“Put simply, journalism is not music.” — Gabriel Sherman, Slate
Some newspaper owners are buzzing about a new idea to save newspapers that emerged in Time this week: Walter Isaacson’s “How to Save Your Newspaper.”
In this article, Isaacson proposed an idea some newspaper honchos have been informally kicking around. It would involve readers paying for stories, similar to the way consumers pay for music on iTunes.
Slate’s Gabriel Sherman is skeptical, as am I.
In his article, “Micro Economics: Why Steve Jobs and micropayments won’t save the media,” Sherman points out several problems with the idea. But, in my opinion, the most salient is this: articles are not music.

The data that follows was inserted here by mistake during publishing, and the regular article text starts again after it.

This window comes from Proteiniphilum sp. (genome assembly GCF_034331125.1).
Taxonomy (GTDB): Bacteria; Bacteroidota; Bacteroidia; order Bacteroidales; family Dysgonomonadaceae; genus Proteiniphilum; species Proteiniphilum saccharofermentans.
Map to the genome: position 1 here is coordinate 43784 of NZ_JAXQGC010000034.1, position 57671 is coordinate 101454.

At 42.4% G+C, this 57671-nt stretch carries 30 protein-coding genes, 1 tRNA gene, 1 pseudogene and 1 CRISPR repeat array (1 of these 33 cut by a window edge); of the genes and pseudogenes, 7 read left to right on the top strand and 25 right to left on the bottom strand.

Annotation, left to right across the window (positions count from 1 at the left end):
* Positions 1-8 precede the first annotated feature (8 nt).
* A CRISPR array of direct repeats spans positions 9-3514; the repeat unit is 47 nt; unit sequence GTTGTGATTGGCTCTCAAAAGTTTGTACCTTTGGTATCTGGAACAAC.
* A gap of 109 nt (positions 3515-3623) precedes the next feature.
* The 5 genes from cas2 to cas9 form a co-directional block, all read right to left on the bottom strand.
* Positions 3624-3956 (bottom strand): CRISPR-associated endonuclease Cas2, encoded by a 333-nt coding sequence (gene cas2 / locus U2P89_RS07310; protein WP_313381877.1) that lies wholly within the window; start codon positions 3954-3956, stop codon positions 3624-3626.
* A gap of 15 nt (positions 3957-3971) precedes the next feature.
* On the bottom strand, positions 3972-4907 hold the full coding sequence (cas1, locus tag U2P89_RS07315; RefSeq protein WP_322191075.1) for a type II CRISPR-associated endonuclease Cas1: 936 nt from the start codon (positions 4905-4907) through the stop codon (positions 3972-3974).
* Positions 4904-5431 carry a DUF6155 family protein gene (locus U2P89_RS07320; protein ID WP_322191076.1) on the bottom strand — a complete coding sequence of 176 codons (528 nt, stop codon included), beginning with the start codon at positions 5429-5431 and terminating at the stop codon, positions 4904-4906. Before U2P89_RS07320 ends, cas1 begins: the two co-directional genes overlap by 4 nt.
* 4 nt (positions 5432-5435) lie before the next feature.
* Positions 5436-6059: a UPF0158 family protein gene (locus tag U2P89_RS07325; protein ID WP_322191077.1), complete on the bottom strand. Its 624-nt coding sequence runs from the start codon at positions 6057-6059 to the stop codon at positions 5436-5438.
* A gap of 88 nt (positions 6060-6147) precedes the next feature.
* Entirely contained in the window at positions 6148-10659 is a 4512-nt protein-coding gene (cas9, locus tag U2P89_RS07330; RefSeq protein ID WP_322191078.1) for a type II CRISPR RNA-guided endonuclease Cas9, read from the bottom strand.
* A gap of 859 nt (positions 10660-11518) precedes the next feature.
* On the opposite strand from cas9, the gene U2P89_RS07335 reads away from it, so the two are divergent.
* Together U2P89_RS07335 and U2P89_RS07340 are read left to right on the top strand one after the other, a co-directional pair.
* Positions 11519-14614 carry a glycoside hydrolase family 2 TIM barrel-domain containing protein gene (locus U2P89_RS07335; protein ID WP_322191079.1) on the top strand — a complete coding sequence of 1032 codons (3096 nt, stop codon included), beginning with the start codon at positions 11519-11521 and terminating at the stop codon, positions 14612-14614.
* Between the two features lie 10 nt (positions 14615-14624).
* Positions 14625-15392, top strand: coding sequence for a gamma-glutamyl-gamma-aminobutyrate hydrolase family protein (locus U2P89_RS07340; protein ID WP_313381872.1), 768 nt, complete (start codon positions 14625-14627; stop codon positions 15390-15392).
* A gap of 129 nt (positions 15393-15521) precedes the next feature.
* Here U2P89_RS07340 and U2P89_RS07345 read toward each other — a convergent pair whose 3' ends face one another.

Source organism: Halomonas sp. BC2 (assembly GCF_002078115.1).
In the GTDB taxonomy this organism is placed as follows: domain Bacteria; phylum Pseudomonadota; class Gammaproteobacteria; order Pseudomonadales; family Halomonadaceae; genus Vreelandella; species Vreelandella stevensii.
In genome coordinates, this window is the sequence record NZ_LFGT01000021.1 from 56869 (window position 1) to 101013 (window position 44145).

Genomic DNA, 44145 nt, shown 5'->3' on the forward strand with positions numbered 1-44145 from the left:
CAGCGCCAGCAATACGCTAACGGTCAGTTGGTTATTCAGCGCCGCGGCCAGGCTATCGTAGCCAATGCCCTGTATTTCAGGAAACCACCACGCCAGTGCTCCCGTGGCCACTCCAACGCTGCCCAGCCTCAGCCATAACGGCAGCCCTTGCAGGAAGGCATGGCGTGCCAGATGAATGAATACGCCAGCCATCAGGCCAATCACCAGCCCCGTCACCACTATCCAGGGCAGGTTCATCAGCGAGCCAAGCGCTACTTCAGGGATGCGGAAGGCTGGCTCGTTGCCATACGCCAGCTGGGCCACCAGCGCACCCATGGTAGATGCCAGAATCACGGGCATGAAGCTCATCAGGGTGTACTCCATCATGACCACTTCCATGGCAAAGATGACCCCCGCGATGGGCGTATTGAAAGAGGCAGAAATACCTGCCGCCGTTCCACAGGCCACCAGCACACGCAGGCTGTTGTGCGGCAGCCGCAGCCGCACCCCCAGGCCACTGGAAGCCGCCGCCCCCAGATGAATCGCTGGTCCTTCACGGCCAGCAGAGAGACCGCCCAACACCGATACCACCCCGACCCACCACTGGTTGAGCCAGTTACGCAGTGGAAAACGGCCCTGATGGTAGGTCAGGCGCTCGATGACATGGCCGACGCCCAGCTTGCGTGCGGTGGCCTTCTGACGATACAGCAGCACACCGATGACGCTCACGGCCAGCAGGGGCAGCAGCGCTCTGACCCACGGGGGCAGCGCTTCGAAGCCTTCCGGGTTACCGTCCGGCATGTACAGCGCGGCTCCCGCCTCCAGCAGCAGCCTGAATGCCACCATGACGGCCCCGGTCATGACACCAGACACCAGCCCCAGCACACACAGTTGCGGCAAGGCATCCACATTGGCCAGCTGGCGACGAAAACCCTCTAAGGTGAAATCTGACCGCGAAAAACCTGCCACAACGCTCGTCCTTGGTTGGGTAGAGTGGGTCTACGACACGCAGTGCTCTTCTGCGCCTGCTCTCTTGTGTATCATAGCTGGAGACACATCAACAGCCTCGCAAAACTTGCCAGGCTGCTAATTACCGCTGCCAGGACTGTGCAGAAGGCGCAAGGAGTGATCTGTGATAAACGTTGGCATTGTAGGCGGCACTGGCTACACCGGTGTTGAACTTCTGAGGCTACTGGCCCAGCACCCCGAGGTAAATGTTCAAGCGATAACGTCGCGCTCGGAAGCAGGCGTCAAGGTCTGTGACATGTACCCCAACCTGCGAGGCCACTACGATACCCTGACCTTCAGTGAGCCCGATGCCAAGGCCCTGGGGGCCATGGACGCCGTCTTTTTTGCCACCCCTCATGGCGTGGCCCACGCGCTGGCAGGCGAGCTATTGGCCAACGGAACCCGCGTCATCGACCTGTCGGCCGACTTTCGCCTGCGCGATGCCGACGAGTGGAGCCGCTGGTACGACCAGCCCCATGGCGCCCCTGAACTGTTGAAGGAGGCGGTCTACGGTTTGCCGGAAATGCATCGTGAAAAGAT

Think about your iPod. How often do you listen to the same song? (If you’re like me, hundreds of times.)
Now, how often do you read a newspaper article.
There is probably a stark contrast there.
Newspapers have experimented and failed with paid online subscriptions. It’s not the answer, because 1) Not everybody is doing it, and 2) Bloggers will leak all of the important information inside for free.
I think it’s time to go back to the drawing board on this one.